| HOME | ARCHIVES | FORECASTS | IMAGERY | ABOUT NHC | RECONNAISSANCE |

Eastern North Pacific Tropical Weather Discussion (Text)



000
AXPZ20 KNHC 241603
TWDEP 

Tropical Weather Discussion
NWS National Hurricane Center Miami FL
1605 UTC Fri Feb 24 2017

Tropical Weather Discussion for the eastern Pacific Ocean from
the Equator to 32N, east of 140W. The following information is
based on satellite imagery, weather observations, radar, and
meteorological analysis.

Based on 1200 UTC surface analysis and satellite imagery through 
1500 UTC.

...INTERTROPICAL CONVERGENCE ZONE/MONSOON TROUGH...  

There is no ITCZ currently over the forecast waters north of the 
equator. 

...DISCUSSION...   

OFFSHORE WATERS WITHIN 250 NM OF MEXICO...

Earlier ship observations and scatterometer passes indicated 
northwest winds 20 to 25 kt off the coast of Baja California.
Concurrent altimeter passes indicated seas of 8 to 11 ft in this
area as well. Recent observations from La Paz in Baja California
Sur indicated northerly winds to 20 to 25 kt, indicative of at
least 20 kt across the southern portions of the Gulf of 
California. The fresh strong northerly winds are result of a
tight pressure gradient between 1025 mb high pressure centered
west of the area and deep 1001 mb low pressure centered over
north central Mexico. Winds will gradually diminish off the Baja
California peninsula through late today as the high pressure
shifts slowly eastward. Seas will subside below 8 ft tonight as
the winds diminish. Strong winds are anticipated in the 
southwest entrances to the Gulf of California off Cabo Pulmo late
today and tonight, then will diminish below 20 kt through late
Saturday. Weak high pressure will remain over the area into early
next week, maintaining gentle to moderate winds and slight seas.
Looking ahead, a cold front will move into the region Monday
night and Tuesday, allowing a slight increase in winds.

High pressure building over the northern Gulf of Mexico Saturday
will allow a brief pulse of fresh to strong gap winds into the 
Gulf of Tehuantepec Saturday night into early Sunday morning.

OFFSHORE WATERS WITHIN 250 NM OF CENTRAL AMERICA, COLOMBIA, AND 
WITHIN 750 NM OF ECUADOR...

Light to gentle mainly onshore winds will prevail through 
Saturday. Winds will freshen and shift offshore along the 
Papagayo region and Gulf of Panama Saturday night through Sunday
night as fresh easterly trade winds return to the western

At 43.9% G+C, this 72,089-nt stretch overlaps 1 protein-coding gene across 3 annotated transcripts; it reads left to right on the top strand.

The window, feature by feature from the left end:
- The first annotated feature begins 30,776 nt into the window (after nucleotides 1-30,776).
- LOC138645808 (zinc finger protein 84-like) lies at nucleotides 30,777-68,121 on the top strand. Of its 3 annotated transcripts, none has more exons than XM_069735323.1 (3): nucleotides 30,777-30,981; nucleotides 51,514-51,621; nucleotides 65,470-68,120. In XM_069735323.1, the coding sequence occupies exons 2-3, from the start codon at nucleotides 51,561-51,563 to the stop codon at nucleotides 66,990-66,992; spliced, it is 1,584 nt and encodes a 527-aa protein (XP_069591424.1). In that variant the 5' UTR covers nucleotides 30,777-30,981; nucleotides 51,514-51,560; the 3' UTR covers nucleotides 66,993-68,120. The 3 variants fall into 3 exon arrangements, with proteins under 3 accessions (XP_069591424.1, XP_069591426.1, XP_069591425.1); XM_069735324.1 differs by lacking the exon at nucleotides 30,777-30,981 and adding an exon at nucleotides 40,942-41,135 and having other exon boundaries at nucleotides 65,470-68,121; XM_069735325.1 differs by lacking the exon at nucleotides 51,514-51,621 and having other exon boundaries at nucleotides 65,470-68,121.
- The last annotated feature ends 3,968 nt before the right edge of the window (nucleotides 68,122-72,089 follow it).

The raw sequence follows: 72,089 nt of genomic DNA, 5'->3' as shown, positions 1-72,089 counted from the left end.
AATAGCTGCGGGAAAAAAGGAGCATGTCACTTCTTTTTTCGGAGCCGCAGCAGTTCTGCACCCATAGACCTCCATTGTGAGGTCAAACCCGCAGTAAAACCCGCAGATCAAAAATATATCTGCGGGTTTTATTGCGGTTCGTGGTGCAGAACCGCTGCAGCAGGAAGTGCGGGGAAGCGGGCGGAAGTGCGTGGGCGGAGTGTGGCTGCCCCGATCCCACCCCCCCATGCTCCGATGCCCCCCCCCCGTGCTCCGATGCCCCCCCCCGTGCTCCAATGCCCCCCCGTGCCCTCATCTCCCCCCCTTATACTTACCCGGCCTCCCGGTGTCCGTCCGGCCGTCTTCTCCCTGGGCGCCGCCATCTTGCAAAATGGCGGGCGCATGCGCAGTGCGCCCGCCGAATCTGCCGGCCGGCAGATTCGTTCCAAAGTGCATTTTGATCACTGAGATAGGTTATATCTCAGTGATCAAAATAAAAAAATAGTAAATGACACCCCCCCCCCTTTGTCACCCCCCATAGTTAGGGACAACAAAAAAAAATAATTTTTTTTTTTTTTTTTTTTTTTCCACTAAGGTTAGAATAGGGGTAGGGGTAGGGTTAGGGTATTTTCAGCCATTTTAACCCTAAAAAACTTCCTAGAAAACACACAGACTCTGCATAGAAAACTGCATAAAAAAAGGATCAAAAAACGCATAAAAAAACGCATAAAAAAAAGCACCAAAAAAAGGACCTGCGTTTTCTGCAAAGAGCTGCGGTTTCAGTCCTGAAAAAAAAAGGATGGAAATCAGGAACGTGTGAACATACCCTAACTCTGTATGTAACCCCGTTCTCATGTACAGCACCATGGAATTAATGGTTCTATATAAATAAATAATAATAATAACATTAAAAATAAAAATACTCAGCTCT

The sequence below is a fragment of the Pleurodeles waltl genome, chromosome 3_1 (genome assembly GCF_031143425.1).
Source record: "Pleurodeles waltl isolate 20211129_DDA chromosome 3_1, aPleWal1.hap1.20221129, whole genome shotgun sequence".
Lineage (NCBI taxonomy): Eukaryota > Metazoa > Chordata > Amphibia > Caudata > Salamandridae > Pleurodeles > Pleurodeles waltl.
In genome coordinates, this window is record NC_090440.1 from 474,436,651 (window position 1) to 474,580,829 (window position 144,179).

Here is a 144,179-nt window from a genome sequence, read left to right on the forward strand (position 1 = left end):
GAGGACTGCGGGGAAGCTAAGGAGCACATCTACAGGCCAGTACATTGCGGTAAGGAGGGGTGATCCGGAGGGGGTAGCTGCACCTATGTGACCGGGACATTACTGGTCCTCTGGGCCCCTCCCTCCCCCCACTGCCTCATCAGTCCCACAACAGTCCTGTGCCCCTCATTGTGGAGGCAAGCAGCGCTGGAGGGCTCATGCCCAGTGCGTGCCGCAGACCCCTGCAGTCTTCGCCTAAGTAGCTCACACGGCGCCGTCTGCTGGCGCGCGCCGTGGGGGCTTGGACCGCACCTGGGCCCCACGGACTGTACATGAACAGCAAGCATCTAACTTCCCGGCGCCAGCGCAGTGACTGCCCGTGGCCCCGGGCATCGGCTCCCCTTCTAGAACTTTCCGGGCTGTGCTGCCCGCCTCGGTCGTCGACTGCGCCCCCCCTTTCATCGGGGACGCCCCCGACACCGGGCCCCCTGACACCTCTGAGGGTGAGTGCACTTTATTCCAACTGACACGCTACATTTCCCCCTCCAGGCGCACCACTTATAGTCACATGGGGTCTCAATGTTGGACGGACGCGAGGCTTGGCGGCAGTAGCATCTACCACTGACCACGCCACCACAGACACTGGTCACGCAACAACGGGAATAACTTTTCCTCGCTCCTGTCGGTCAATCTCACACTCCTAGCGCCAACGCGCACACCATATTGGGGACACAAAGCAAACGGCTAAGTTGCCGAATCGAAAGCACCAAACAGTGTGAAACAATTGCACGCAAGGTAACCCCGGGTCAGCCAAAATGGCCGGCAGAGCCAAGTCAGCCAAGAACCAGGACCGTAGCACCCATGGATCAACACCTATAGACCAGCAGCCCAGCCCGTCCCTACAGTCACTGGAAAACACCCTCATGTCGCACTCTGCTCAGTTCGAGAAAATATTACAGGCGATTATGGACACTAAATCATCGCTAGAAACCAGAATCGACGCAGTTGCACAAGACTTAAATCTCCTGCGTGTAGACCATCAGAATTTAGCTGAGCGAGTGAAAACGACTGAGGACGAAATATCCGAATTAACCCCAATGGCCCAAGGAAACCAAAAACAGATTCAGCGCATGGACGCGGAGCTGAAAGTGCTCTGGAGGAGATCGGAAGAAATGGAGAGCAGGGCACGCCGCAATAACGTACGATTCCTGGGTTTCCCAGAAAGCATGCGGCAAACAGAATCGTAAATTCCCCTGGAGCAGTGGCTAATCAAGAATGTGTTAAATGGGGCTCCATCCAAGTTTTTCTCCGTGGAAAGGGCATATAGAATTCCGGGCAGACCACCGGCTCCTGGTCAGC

Caribbean. The Papagayo gap winds may become strong Monday night
as trade winds increase across the southwest Caribbean Sea.

REMAINDER OF THE AREA... 

Seas continue to subside as an earlier round of northwest swell
decays below 8 ft across the region. Earlier altimeter data and 
reports from buoy 43010 near 10N125W show seas just below 8 ft 
over most of the region east of 125W. Moderate breezes cover the 
entire area south of a 1025 mb high pressure area centered north 
of the region. Southerly winds will increase today in the 
northwest corner of the discussion area ahead of a cold front 
expected to pass east of 140W tonight. Another group of northwest
swell reaching 8 to 10 ft will accompany the front, although 
most wave guidance indicates this northwest swell above 8 ft will
remain north of 25N and west of 135W through Sunday as the swell
subsides. Looking ahead, a reinforcing boundary will move west 
of 140W early next week, bringing another push of northwest swell
into the northwest portions of the discussion area. Building 
high pressure north of the area behind this boundary will allow 
fresh trade winds deeper into the tropics from 05N to 10N west of
125W with seas reaching 8 ft in a mix of local trade wind 
related wave and longer period northwest swell.

$$
TAFB


Standard version of this page

Alternate Formats
About Alternates - E-Mail Advisories - RSS Feeds

Cyclone Forecasts
Latest Advisory - Past Advisories - About Advisories

Marine Forecasts
Latest Products - About Marine Products

Tools & Data
Satellite Imagery - US Weather Radar - Aircraft Recon - Local Data Archive - Forecast Verification - Deadliest/Costliest/Most Intense

Learn About Hurricanes
Storm Names Wind Scale - Prepare - Climatology - NHC Glossary - NHC Acronyms - Frequently Asked Questions - AOML Hurricane-Research Division

About Us
About NHC - Mission/Vision - Other NCEP Centers - NHC Staff - Visitor Information - NHC Library

Contact Us


NOAA/ National Weather Service
National Centers for Environmental Prediction
National Hurricane Center
11691 SW 17th Street
Miami, Florida, 33165-2149 USA
nhcwebmaster@noaa.gov
Disclaimer
Privacy Policy
Credits
About Us
Glossary
Career Opportunities
Page last modified: Friday, 24-Feb-2017 16:03:33 UTC